Black face is so hot right now. My only regret is that there wasn’t a third example in the news this week thereby making this a full-fledged trend piece. First up was New York City assemblyman Dov Hikind, who celebrated the Jewish holiday of Purim on Saturday by, as he explained, “trying to emulate, you know, maybe some of these basketball players.”
When asked whether or not, you know, dressing up in black face might not have been a great idea, he defended his choices, saying, among other really weird things, “I can’t imagine anyone getting offended. Purim, you know, everything goes and it’s all done with respect. No one is laughing, no one is mocking.”
Oh word. It’s Purim. You guys know how Purim gets, haha, What happens on Purim… as they say. He went on:
“You know, anyone who knows anything about Purim knows that if you walk throughout the community, whether it’s Williamsburg, Boro Park, Flatbush, Forest Hills, Kew Gardens Hills, people get dressed up in, you name it, you know, in every kind of dress-up imaginable.” That’s true, there are many different neighborhoods in Brooklyn where people dress up, hard to dispute that. I guess you’re off the hook?
“No one walked in today and said, ‘Oh my God.’ … It’s all just in good fun with respect always, whatever anyone does it’s done with tremendous amounts of respect and with dignity, of course.”
No, no, of course, we get you. The dignity of, you know, some sort of basketball player, with a giant comical buffoon’s afro, and an orange jumpsuit on. Later, on his blog he wrote:
Yes, I wore a costume on Purim and hosted a party. Most of the people who attended also wore costumes. Everywhere that Purim was being celebrated, people wore costumes. It was Purim. People dress up.
I am intrigued that anyone who understands Purim—or for that matter understands me—would have a problem with this. This is political correctness to the absurd. There is not a prejudiced bone in my body.
Eventually, after mounting pressure from other New York politicians, Hikind issued a real apology (of sorts): “The main objective that I have is not to be recognizable. Of course the intention was not to offend anyone. That’s the last thing that I ever imagined that would happen, to be very honest. It never crossed my mind. My wife, you saw the picture, she was the devil. Believe me, she’s not the devil….A lot of people just don’t realize, on Purim, in a sense, forgive me for saying this, you do crazy stuff. It’s not done, God forbid, to laugh, to mock, to hurt, to pain anyone.”
How would Hikind like it, many people have asked, if someone had dressed up as a Jewish caricature? He would not like it one bit you won’t be surprised to hear! Remember when John Galliano was criticized for his orthodox Jewish costume a couple weeks ago? Guess who was mad?
“If it was just anyone else, I wouldn’t know what to say. But considering who this guy is, considering his background and what he’s said in the past, let him explain it to all of us: Are you mocking us?” Hikind said.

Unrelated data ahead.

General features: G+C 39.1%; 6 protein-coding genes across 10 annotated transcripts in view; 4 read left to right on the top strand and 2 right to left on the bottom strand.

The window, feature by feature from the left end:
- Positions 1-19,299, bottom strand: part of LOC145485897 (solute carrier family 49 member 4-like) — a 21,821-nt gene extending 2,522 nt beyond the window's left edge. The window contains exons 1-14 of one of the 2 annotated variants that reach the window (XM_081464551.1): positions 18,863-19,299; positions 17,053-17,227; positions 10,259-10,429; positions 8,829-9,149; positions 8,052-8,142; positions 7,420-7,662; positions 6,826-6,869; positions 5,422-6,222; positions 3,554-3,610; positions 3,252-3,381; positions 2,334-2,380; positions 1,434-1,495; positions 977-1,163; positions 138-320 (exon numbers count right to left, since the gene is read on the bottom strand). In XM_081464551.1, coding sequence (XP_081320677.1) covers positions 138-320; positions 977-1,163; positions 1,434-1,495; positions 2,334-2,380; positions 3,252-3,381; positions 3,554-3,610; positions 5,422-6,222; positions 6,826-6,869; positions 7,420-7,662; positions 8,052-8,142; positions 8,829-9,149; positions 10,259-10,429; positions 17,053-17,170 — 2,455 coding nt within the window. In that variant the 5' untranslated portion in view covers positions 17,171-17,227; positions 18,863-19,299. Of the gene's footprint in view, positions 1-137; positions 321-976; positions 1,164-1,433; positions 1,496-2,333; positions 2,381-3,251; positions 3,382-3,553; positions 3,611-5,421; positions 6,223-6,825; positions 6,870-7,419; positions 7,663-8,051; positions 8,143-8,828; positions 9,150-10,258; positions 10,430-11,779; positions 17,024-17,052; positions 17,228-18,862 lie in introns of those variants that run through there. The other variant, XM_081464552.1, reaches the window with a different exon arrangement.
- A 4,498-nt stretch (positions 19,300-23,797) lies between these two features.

OK, but that’s just local politics, what about something that matters, like international fashion? Earlier this week Numéro magazine came under fire for an editorial spread in which a young, white model, Ondria Hardin, was featured in black face under the title “African Queen.” Because there are no black models available for work anywhere, obviously.
After a predictable shit-storm from the predictable shit-storm-chasers, the French magazine issued an apology of sorts, as the Huffington Post writes.
Some people have declared that they have been offended by the publication in Numéro magazine n°141 of March 2013, of an editorial realized by the photographer Sebastian Kim called “African Queen”, featuring the American model Ondria Hardin posing as an “African queen”, her skin painted in black.
Some people have declared a lot of things. I realize this is a French magazine, but is this some of the weirdest passive syntax you’ve ever read or what? An editorial realized by? Oh, he didn’t do anything, he just realized this editorial. That’s fine, but we just realized that it’s some racist-ass shit.
The artistic statement of the photographer Sebastian Kim, author of this editorial, is in line with his previous photographic creations, which insist on the melting pot and the mix of cultures, the exact opposite of any skin color based discrimination. Numéro has always supported the artistic freedom of the talented photographers who work with the magazine to illustrate its pages, and has not took part in the creation process of this editorial.
Yes, people who get caught being racist are always quick to point out how “color blind” they are. Also, pretty good job passing the buck on this one onto the photographer you support.
For its part, Numéro Magazine, which has the utmost respect for this photographer’s creative work, firmly excludes that the latest may have had, at any moment, the intention to hurt readers’ sensitivity, whatever their origin.
Except for black people.
Numéro Magazine considers that it has regularly demonstrated its deep attachment to the promotion of different skin-colored models. For instance, the next issue of Numéro for Man on sale on 15th march has the black model Fernando Cabral on the cover page, and the current Russian edition’s cover of our magazine features the black model Naomi Campbell on its cover. This demonstrates the completely inappropriate nature of the accusations made against our magazine, deeply committed to the respect for differences, tolerance and more generally to non-discrimination.
Some of our best cover models are black.
Considering the turmoil caused by this publication, the Management of Numéro Magazine would like to apologize to anyone who may have been offended by this editorial.
So, there you go, anyone who may have been offended, everything is all better.